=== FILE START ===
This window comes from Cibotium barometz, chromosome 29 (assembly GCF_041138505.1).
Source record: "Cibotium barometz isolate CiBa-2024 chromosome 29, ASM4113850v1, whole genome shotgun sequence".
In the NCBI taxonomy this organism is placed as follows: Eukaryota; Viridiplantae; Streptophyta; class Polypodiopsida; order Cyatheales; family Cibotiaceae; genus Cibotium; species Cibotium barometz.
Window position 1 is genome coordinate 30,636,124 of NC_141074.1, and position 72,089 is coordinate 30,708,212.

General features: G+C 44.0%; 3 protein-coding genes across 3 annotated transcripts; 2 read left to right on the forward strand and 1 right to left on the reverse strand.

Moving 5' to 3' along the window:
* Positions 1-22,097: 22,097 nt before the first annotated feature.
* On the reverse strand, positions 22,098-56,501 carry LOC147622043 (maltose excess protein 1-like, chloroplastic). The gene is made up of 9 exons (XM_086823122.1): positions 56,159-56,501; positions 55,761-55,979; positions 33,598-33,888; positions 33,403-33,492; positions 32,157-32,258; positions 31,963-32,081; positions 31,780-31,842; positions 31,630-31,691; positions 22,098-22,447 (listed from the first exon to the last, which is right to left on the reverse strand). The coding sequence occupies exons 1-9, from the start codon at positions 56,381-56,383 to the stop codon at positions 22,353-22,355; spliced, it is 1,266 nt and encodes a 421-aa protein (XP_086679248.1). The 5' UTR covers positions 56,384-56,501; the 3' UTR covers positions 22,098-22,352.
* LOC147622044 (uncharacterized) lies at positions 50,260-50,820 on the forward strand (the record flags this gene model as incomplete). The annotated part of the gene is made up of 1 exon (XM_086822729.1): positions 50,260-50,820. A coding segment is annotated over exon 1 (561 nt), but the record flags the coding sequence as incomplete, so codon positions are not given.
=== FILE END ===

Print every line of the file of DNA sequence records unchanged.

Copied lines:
This window comes from Cibotium barometz, chromosome 29 (assembly GCF_041138505.1).
Source record: "Cibotium barometz isolate CiBa-2024 chromosome 29, ASM4113850v1, whole genome shotgun sequence".
In the NCBI taxonomy this organism is placed as follows: Eukaryota; Viridiplantae; Streptophyta; class Polypodiopsida; order Cyatheales; family Cibotiaceae; genus Cibotium; species Cibotium barometz.
Window position 1 is genome coordinate 30,636,124 of NC_141074.1, and position 72,089 is coordinate 30,708,212.

General features: G+C 44.0%; 3 protein-coding genes across 3 annotated transcripts; 2 read left to right on the forward strand and 1 right to left on the reverse strand.

Moving 5' to 3' along the window:
* Positions 1-22,097: 22,097 nt before the first annotated feature.
* On the reverse strand, positions 22,098-56,501 carry LOC147622043 (maltose excess protein 1-like, chloroplastic). The gene is made up of 9 exons (XM_086823122.1): positions 56,159-56,501; positions 55,761-55,979; positions 33,598-33,888; positions 33,403-33,492; positions 32,157-32,258; positions 31,963-32,081; positions 31,780-31,842; positions 31,630-31,691; positions 22,098-22,447 (listed from the first exon to the last, which is right to left on the reverse strand). The coding sequence occupies exons 1-9, from the start codon at positions 56,381-56,383 to the stop codon at positions 22,353-22,355; spliced, it is 1,266 nt and encodes a 421-aa protein (XP_086679248.1). The 5' UTR covers positions 56,384-56,501; the 3' UTR covers positions 22,098-22,352.
* LOC147622044 (uncharacterized) lies at positions 50,260-50,820 on the forward strand (the record flags this gene model as incomplete). The annotated part of the gene is made up of 1 exon (XM_086822729.1): positions 50,260-50,820. A coding segment is annotated over exon 1 (561 nt), but the record flags the coding sequence as incomplete, so codon positions are not given.